“…the film is constantly unsettling and often dark, capturing its characters from a troubling angle and a disturbing point in their lives.”
Within the first two minutes of Joe Swanberg’s 24 Exposures, Swanberg attempts something he has never really attempted — an aerial long shot that fixates on a naked woman, dirty, beaten, and tied, lying lifelessly next to a small river in a muddy patch. The camera focuses on her before zooming out to reveal a small, controlled camera crew, before stopping amongst the tree-branches and pivoting to show a cabin residing in the woods all in one enticing take.
Cut to Billy (Adam Wingard, who directed last year’s slasher You’re Next), a fetish photographer who has made a career out of staging bloody, frequently disturbing photo-shoots featuring nude, pale women lying dead or abused to make for erotic art. Billy often works alongside his girlfriend (Caroline White) and a couple other models (Sophia Takal and Helen Rogers) in order to provide a feeling that is close-to-home and personal, even though he seems to be impersonal and cold, almost like his photos.
One day, a depressed, disillusioned detective named Michael (Simon Barrett) shows up at his door, revealing disturbing news that a model he had hired was found murdered and they are in search of suspects. Billy doesn’t seem fazed in the slightest by the news, but cooperates completely with Michael, with the two become friends stuck in some sort of romantic rut. Michael has been battling depression for years, with a relationship that has just collapsed and nowhere to really turn. Billy is struggling to keep his relationships from falling into the coldness of his photography.
24 Exposures is a perfect follow-up to Drinking Buddies (despite being shot before), Joe Swanberg’s claim to a more mainstream fame. Drinking Buddies depicted a lighter side of Swanberg — a side that seemed much more optimistic and brighter, yet still presented us with the side of him that was about the vividly-drawn characters and the enticing drama. 24 Exposures, on the other hand, is a totally different animal. Very similar to Swanberg’s 2011 effort Silver Bullets, which occupied the same psychological moodiness mixed with horror undertones, the film is constantly unsettling and often dark, capturing its characters from a troubling angle and a disturbing point in their lives. The two films are incomparable from a genre/thematic standpoint, but show Swanberg continuing along the track of artistic growth.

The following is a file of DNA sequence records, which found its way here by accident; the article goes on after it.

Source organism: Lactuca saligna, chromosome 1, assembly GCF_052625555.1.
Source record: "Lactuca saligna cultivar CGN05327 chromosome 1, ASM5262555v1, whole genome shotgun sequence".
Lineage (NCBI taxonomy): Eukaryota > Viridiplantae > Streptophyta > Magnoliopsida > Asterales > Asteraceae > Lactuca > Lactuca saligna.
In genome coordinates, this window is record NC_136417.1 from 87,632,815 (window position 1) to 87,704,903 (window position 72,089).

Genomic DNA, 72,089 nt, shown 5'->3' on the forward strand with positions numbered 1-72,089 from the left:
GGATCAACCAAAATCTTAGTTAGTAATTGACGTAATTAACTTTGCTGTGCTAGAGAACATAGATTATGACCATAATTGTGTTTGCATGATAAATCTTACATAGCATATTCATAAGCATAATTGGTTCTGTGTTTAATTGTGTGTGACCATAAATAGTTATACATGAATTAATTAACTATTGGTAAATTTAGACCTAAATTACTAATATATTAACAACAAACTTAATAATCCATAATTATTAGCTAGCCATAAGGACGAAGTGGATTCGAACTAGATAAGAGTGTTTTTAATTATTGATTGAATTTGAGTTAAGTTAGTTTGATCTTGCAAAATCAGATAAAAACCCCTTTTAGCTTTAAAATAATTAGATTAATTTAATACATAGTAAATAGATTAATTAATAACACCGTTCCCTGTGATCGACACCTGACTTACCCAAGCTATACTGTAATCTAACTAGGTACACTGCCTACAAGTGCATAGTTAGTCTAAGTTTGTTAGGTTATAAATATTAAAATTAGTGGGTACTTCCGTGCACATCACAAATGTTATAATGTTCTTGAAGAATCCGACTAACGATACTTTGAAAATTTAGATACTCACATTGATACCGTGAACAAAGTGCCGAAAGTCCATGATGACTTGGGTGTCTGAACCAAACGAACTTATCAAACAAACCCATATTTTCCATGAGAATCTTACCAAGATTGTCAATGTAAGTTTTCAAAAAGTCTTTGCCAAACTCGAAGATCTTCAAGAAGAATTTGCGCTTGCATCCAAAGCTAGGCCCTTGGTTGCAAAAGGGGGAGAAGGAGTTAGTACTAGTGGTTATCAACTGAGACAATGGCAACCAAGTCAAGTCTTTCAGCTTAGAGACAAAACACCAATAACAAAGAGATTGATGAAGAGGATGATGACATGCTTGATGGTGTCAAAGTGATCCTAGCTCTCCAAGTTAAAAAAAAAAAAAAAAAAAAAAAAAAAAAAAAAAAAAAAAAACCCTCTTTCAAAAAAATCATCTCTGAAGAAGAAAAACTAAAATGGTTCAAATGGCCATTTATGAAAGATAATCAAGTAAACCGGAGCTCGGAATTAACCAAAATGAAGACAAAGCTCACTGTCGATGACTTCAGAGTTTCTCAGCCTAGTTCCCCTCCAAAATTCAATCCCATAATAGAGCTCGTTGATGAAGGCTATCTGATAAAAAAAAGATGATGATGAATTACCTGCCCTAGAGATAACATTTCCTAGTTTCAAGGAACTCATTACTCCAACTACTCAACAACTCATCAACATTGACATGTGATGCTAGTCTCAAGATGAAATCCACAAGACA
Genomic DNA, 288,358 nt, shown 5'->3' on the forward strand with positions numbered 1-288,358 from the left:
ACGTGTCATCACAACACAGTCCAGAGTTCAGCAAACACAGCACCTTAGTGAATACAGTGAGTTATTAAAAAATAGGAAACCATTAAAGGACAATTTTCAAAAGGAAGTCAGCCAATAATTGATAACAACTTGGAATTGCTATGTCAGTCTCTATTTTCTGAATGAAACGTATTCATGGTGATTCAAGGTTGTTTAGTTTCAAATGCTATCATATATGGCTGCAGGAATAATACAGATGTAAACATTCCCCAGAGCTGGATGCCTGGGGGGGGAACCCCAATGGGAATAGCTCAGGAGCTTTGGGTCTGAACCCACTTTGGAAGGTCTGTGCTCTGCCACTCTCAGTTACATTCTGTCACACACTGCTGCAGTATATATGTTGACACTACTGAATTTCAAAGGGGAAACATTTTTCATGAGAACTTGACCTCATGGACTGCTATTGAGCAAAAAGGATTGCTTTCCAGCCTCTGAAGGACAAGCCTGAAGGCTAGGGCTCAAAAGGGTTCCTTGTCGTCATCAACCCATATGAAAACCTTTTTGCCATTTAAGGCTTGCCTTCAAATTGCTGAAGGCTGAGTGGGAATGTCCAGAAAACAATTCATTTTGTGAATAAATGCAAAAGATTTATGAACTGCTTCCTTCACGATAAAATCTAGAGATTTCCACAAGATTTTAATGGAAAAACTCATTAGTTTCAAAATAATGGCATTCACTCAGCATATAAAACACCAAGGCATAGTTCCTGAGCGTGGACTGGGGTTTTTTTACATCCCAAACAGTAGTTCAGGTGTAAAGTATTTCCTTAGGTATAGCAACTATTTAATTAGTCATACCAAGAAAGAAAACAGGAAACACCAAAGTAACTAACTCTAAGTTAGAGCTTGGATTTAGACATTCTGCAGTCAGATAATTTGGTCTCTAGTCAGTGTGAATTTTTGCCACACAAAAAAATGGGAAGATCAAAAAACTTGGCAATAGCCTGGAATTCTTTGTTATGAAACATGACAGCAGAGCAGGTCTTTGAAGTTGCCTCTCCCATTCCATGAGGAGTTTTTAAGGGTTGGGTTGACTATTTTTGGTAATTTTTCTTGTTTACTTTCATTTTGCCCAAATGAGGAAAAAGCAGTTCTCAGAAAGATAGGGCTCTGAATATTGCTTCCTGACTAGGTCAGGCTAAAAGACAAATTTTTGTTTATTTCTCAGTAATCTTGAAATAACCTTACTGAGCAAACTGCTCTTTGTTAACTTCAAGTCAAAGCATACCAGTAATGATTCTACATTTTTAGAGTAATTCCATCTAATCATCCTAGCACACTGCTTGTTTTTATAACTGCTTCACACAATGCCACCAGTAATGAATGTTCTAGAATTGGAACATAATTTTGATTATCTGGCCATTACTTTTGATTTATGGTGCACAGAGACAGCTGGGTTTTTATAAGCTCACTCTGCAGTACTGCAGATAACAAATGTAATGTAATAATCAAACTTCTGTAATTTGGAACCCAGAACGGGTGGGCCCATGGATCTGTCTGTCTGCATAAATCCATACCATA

The relationship of Billy and Michael is the core of the film, showing two souls that were broken in different ways but are still trying to play the cards they are dealt. Wingard proves to not be a completely likable protagonist but an interesting one, only elevated when working with Barrett to show the beauty of his naturalistic acting style.
The other center of the film can be seen as an ode or potential commentary on the photography-industry and its relative blandness and interchangeability over recent years, with cameras coming equipped on every phone, almost devaluing the medium for veterans. Returning to my point about Billy and Michael’s relationship, a great scene takes place in a bar between the two men, as they drink and Billy — carrying the conversation — talks about how so many aspiring photographers flock to the same, boring botanical gardens to capture indifferent shots of the same plants growing, living, and dying to store on their hard-drives, the same place where millions of other photos looking practically identical exist. There is no originality, and by participating in fetish photography, Billy knows he is doing something different and at least likes what he’s doing. He can’t really tell you why, but he likes it, presumably for its originality and the fact that few other people would spend time crafting often-disturbing shots of nude women soaking in a bathtub of blood.
Between the brewing relationship between two broken men, the intelligent look on the photography industry, and, finally, the constant unsettling qualities 24 Exposures practically oozes, the film hits the ground running in the best possible way. Swanberg throws many ideas into a pot, stirs them heavily, and creates a concoction that is part-crime drama, part mood piece, and part horror film that all work together to create something strong and subtly effective, rather than meshing three parts that could easily work against each other. Swanberg has come a long way since 2005, creating simple dramas with basic camera angles that screamed “do-it-yourself.” Now, he tackles a multi-genre project with erotic and fetish undertones that is one of the most ambitious works he has yet to do. His commitment and determination are easily commendable, but his success is almost unheard of.
There are, however, some people who may not want to subject themselves to this film, and to that, don’t fear — there’s likely a garden nearby.
Review by Steve Pulaski, Lead Film Critic